The title of Georgics sufficiently in niards to some of his Majesty's Minis- timates the work to relate to the ope. ters, and 427 died on the journey, ei. ther at sea, or on their way from Ports: rations of farming. Mr Grahame, mouth to Kew. His Majesty was gra- however, though this has been a fas ciously pleased to take upon himself vourite study with him, does not make the whole of the, loss, which reduced it his principal object to convey inthe royal flock to 1573 ; several more formation with regard to the mysteries have since died. As the time of giving of that art. He aims to amuse, more the ram in Spain is July, the ewes were

than to instruct; to embellish, rather full of lamb when they embarked, several of them cast their lambs when the than to illustrate. He directs a parweather was bad at sea, and are render. ticular attention to the situation and ed so weak and inñsm by abortion, that manners of the Scottish peasantry; to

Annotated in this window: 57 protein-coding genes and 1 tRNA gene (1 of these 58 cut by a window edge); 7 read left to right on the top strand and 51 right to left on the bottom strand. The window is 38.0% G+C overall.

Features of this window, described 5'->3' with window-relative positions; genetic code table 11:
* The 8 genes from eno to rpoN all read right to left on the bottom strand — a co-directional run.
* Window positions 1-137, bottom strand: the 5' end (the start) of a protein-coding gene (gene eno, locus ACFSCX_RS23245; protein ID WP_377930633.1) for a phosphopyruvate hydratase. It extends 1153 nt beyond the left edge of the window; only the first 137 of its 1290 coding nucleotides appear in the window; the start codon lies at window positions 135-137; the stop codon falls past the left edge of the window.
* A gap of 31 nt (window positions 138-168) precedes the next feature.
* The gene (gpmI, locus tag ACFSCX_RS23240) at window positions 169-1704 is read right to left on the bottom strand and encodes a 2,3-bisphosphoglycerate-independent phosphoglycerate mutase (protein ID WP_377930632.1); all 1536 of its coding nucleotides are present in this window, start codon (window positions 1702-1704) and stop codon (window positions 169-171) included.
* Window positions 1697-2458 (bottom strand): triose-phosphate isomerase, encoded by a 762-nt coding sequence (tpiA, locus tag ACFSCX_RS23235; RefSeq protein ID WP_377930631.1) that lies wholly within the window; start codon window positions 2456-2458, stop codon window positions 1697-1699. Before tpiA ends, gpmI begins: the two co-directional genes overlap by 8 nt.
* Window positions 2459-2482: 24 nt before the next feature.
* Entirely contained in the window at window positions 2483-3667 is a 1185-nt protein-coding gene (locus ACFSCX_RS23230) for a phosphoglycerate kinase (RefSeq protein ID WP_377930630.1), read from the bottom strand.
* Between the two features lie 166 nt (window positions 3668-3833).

at Kew,

less cope,

those customs and amusements which

Throughout this month are now rapidly decaying, but which Much it imports your fences to survey ; his attachment to that form of saciety for oft the heifers, tempted by the

view with which they are connected, leads him to look back upon with regret,

Of some green spot, where springs ooze

out, and thaw This work, like Spenser's Calendar, The falling flakes as fast as they alight, or like Mr Grahame's own Rural Ca- Bound o'er the hedge, or at neglected lendar, is divided into twelve parts, gaps, each of which relates to one month of Burst scrambling through, and widen the year, and details the operations to

every breach. be performed,